The COVID-19 pandemic redefines how we think about the body, physiologically and socially. But what does it mean to have and to be a body in the COVID-19 pandemic? The COVID-19 pandemic offers data scholars the unique opportunity, and perhaps obligation, to revisit and reinvent the fundamental concepts of our mediated experiences. The article critiques the data double, a longstanding concept in critical data and media studies, as incompatible with the current public health and social distancing imperative. The data double, instead, is now the presupposition of a new data entity, which will emerge out of a current data shimmer: a long-sustaining transition that blurs the older boundaries of bodies and the social, and establishes new ethical boundaries around the (in)activity and (im)mobility of doing nothing to do something. The data double faces a unique dynamic in the COVID-19 pandemic between boredom and exhaustion. Following the currently simple rule to stay home presents data scholars the opportunity to revisit the meaning of data as something given, a shimmering embodied relationship with data that contributes to the common good in a global health crisis.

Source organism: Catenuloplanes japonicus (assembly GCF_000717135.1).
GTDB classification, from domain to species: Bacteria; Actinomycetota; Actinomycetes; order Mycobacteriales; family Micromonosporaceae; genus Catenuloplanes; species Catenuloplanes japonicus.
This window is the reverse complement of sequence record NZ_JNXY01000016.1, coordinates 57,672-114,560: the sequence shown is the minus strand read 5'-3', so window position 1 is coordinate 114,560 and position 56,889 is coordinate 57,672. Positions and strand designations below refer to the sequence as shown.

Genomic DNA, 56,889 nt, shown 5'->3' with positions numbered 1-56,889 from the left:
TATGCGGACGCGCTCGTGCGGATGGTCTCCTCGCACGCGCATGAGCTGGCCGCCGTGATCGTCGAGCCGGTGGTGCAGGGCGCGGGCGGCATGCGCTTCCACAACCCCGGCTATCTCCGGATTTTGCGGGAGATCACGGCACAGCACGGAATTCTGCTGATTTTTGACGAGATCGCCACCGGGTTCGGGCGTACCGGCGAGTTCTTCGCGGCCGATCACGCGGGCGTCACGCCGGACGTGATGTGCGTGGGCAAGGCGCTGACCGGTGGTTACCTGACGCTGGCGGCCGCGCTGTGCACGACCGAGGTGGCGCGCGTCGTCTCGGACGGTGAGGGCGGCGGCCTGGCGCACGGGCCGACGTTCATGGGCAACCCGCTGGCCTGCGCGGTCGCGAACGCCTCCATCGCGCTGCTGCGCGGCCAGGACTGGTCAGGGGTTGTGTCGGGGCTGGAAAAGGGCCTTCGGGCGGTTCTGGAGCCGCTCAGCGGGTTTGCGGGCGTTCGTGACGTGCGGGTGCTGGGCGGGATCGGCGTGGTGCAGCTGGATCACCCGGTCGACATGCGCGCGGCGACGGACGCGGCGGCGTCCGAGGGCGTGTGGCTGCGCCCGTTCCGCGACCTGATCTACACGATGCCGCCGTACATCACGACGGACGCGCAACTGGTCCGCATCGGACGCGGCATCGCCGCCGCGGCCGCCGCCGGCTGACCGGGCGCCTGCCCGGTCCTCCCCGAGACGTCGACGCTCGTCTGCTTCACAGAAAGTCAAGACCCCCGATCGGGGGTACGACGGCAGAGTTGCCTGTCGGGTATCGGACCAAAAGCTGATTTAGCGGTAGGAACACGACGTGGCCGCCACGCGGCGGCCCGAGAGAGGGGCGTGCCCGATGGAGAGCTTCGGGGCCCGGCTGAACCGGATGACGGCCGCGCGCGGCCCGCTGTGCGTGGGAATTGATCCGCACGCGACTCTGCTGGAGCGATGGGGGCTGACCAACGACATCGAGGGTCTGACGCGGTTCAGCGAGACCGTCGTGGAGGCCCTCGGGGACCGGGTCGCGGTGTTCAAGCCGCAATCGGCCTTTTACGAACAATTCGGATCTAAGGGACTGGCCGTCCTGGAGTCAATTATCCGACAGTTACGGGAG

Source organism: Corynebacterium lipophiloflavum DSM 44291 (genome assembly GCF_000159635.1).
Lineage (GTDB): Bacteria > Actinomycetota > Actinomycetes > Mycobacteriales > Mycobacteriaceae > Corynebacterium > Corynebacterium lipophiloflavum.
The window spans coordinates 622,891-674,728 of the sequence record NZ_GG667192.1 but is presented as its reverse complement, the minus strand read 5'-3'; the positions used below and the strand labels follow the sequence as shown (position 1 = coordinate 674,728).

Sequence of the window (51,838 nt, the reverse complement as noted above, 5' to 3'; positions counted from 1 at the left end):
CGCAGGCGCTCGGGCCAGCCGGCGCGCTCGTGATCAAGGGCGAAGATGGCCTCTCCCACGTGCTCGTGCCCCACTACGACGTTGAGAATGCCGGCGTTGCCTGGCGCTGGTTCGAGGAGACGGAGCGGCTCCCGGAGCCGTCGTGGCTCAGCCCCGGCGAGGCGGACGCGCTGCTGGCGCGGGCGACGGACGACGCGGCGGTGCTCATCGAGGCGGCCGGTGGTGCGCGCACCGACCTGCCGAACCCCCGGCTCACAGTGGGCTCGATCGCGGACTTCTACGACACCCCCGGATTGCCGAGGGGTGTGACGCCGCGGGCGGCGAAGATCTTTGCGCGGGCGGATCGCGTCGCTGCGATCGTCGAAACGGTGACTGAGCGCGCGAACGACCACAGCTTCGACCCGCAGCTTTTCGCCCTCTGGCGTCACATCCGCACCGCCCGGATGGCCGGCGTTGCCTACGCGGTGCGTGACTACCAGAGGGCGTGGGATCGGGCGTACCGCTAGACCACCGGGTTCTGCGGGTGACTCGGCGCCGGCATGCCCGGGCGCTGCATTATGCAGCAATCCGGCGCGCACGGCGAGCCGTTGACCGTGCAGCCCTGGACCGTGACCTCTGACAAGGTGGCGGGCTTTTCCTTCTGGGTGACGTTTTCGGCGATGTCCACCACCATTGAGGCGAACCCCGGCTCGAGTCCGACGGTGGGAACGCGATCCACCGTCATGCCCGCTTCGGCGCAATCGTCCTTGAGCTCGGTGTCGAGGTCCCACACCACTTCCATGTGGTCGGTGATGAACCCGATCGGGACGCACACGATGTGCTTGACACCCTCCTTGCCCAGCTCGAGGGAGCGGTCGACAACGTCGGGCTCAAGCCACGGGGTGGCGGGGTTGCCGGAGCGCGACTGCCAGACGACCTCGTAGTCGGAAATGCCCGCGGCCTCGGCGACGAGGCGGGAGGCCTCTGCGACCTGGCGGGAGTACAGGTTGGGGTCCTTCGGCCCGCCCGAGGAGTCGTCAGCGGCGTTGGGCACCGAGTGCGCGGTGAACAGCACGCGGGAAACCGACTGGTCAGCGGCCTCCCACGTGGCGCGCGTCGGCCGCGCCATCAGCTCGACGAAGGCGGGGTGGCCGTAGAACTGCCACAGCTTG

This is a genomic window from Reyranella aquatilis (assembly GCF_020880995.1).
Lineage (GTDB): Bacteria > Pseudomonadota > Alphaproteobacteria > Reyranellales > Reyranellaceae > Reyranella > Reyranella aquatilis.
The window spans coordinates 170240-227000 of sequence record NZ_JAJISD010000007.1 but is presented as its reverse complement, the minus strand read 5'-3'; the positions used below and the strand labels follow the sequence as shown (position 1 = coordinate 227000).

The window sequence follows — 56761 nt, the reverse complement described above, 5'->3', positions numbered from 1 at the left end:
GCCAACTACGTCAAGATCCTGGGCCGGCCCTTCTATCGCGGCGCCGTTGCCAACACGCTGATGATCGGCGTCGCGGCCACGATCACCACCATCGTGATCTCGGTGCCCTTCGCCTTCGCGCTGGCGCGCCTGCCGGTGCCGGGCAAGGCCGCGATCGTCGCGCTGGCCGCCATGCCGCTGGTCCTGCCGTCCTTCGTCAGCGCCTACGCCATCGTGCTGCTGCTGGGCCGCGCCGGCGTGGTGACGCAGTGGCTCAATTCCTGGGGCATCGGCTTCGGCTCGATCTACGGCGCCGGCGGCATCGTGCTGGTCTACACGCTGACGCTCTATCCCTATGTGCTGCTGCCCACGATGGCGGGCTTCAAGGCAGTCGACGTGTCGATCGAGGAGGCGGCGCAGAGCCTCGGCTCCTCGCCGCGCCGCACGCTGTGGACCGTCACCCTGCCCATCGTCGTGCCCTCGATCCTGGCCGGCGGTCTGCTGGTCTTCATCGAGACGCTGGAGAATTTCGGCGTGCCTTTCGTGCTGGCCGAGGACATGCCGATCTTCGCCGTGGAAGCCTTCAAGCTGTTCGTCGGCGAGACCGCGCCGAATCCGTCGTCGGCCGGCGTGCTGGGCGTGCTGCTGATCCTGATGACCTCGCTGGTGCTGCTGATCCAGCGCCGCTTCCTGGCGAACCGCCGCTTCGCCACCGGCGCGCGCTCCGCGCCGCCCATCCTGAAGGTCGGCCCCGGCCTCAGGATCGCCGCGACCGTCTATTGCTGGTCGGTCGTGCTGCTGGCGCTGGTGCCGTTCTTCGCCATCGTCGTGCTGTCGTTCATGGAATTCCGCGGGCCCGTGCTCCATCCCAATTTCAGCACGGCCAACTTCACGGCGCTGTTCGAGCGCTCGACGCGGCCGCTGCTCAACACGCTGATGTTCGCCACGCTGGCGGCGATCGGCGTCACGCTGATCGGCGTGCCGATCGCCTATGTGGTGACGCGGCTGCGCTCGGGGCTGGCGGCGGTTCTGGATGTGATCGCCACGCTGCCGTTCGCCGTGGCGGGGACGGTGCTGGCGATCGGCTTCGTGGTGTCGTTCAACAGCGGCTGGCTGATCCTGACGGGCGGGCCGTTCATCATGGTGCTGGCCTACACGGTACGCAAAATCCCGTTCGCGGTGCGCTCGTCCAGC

|Journal||Big Data and Society|
|Publication status||Published - Jan. 2020|
- data double
- data shimmer